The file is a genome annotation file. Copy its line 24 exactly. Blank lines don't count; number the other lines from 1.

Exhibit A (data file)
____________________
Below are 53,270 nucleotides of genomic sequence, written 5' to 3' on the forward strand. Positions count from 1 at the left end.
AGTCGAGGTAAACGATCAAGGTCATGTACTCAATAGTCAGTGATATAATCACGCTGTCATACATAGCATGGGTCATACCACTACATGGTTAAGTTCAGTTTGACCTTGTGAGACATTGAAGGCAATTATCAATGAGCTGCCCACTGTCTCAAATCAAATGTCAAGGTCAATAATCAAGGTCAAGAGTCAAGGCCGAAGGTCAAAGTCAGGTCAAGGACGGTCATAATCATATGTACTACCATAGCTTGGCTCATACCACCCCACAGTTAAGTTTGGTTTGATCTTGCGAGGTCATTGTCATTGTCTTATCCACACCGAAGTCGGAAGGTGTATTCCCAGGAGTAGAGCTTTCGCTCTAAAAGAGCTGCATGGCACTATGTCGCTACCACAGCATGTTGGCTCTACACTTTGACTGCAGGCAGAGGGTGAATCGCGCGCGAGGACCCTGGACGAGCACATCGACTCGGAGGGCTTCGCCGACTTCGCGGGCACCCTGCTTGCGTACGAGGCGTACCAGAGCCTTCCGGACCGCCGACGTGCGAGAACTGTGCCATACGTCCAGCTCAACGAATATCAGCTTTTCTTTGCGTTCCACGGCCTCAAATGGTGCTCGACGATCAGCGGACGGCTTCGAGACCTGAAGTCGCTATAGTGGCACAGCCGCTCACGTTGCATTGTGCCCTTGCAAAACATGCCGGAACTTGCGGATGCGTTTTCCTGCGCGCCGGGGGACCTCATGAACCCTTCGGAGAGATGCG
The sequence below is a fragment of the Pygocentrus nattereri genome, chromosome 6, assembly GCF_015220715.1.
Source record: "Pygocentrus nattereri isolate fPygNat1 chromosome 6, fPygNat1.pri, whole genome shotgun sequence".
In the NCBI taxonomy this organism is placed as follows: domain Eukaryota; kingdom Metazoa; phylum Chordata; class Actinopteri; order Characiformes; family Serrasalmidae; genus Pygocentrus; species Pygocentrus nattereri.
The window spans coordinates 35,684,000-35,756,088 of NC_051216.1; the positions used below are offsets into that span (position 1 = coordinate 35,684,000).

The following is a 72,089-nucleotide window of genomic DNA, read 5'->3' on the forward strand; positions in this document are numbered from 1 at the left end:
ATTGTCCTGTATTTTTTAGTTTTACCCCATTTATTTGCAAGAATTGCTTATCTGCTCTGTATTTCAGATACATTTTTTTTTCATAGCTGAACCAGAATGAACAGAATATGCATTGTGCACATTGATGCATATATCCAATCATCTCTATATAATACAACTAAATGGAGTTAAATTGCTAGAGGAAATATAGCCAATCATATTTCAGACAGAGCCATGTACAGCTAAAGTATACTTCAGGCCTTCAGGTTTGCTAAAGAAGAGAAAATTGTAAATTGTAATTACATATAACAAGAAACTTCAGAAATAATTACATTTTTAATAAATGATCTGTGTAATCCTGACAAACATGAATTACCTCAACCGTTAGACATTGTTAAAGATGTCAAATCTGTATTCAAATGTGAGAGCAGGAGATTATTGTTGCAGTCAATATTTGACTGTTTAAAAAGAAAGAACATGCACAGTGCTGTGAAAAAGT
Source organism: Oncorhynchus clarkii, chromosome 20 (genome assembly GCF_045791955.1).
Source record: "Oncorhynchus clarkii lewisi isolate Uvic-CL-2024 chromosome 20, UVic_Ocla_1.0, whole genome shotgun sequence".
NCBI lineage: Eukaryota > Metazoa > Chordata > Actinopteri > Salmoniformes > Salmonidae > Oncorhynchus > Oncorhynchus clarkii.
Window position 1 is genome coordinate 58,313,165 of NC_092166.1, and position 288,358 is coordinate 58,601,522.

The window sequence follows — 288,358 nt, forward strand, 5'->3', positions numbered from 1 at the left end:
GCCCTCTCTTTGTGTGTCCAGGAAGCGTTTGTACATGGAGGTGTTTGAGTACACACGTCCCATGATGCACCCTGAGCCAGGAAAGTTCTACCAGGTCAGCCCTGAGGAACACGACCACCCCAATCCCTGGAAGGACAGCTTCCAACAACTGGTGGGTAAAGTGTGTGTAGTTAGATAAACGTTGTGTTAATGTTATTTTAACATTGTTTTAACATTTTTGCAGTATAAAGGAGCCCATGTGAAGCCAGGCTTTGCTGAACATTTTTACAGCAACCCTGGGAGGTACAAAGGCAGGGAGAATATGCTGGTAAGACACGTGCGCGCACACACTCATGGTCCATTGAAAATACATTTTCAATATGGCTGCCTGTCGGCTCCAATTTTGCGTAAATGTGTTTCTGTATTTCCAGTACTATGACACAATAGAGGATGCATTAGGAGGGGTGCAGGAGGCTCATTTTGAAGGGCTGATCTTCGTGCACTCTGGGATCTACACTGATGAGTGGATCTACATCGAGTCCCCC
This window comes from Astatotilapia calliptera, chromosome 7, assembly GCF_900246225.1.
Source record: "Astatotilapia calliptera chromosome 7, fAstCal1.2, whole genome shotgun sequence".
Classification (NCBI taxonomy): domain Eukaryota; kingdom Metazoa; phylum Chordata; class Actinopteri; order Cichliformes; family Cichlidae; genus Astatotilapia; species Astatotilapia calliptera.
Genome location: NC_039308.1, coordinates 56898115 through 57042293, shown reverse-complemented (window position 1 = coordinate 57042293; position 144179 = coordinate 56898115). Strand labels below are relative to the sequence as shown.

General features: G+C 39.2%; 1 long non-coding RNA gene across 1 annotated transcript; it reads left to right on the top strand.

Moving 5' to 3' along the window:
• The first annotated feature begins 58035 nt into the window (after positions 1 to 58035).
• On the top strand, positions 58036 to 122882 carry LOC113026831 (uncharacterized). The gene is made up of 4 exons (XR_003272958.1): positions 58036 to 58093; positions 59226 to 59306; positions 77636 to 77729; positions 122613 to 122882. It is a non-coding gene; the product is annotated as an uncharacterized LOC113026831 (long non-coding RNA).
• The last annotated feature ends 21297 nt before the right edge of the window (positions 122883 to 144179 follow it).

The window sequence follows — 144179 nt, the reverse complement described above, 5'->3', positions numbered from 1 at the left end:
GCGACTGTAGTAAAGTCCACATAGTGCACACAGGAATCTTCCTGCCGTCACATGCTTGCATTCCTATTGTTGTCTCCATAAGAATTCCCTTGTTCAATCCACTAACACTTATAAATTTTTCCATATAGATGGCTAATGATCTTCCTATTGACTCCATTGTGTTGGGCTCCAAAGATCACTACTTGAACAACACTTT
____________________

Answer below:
The window sequence follows — 144179 nt, the reverse complement described above, 5'->3', positions numbered from 1 at the left end: